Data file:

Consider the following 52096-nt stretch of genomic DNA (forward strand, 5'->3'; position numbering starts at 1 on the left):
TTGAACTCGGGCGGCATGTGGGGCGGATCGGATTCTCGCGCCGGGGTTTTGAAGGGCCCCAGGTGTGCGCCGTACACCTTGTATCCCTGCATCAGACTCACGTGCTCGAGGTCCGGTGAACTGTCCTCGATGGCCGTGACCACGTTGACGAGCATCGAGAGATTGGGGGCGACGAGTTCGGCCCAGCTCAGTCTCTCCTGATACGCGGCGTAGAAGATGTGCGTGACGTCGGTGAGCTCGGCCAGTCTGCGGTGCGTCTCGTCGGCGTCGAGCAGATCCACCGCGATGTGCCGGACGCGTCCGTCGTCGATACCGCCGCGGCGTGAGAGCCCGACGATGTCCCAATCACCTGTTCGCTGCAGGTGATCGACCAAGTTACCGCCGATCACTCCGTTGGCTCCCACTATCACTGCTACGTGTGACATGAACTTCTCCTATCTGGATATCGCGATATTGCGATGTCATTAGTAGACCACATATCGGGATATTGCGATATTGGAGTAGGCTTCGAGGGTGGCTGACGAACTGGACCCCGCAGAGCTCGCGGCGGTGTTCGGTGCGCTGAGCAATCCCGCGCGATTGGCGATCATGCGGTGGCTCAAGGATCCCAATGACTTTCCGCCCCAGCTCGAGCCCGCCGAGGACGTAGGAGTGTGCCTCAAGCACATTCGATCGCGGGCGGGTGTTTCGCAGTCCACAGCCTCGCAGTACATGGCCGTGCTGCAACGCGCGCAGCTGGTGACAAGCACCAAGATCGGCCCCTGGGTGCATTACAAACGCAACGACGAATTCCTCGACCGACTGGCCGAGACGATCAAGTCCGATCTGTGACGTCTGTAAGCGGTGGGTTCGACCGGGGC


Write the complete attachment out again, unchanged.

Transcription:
Consider the following 52096-nt stretch of genomic DNA (forward strand, 5'->3'; position numbering starts at 1 on the left):
TTGAACTCGGGCGGCATGTGGGGCGGATCGGATTCTCGCGCCGGGGTTTTGAAGGGCCCCAGGTGTGCGCCGTACACCTTGTATCCCTGCATCAGACTCACGTGCTCGAGGTCCGGTGAACTGTCCTCGATGGCCGTGACCACGTTGACGAGCATCGAGAGATTGGGGGCGACGAGTTCGGCCCAGCTCAGTCTCTCCTGATACGCGGCGTAGAAGATGTGCGTGACGTCGGTGAGCTCGGCCAGTCTGCGGTGCGTCTCGTCGGCGTCGAGCAGATCCACCGCGATGTGCCGGACGCGTCCGTCGTCGATACCGCCGCGGCGTGAGAGCCCGACGATGTCCCAATCACCTGTTCGCTGCAGGTGATCGACCAAGTTACCGCCGATCACTCCGTTGGCTCCCACTATCACTGCTACGTGTGACATGAACTTCTCCTATCTGGATATCGCGATATTGCGATGTCATTAGTAGACCACATATCGGGATATTGCGATATTGGAGTAGGCTTCGAGGGTGGCTGACGAACTGGACCCCGCAGAGCTCGCGGCGGTGTTCGGTGCGCTGAGCAATCCCGCGCGATTGGCGATCATGCGGTGGCTCAAGGATCCCAATGACTTTCCGCCCCAGCTCGAGCCCGCCGAGGACGTAGGAGTGTGCCTCAAGCACATTCGATCGCGGGCGGGTGTTTCGCAGTCCACAGCCTCGCAGTACATGGCCGTGCTGCAACGCGCGCAGCTGGTGACAAGCACCAAGATCGGCCCCTGGGTGCATTACAAACGCAACGACGAATTCCTCGACCGACTGGCCGAGACGATCAAGTCCGATCTGTGACGTCTGTAAGCGGTGGGTTCGACCGGGGC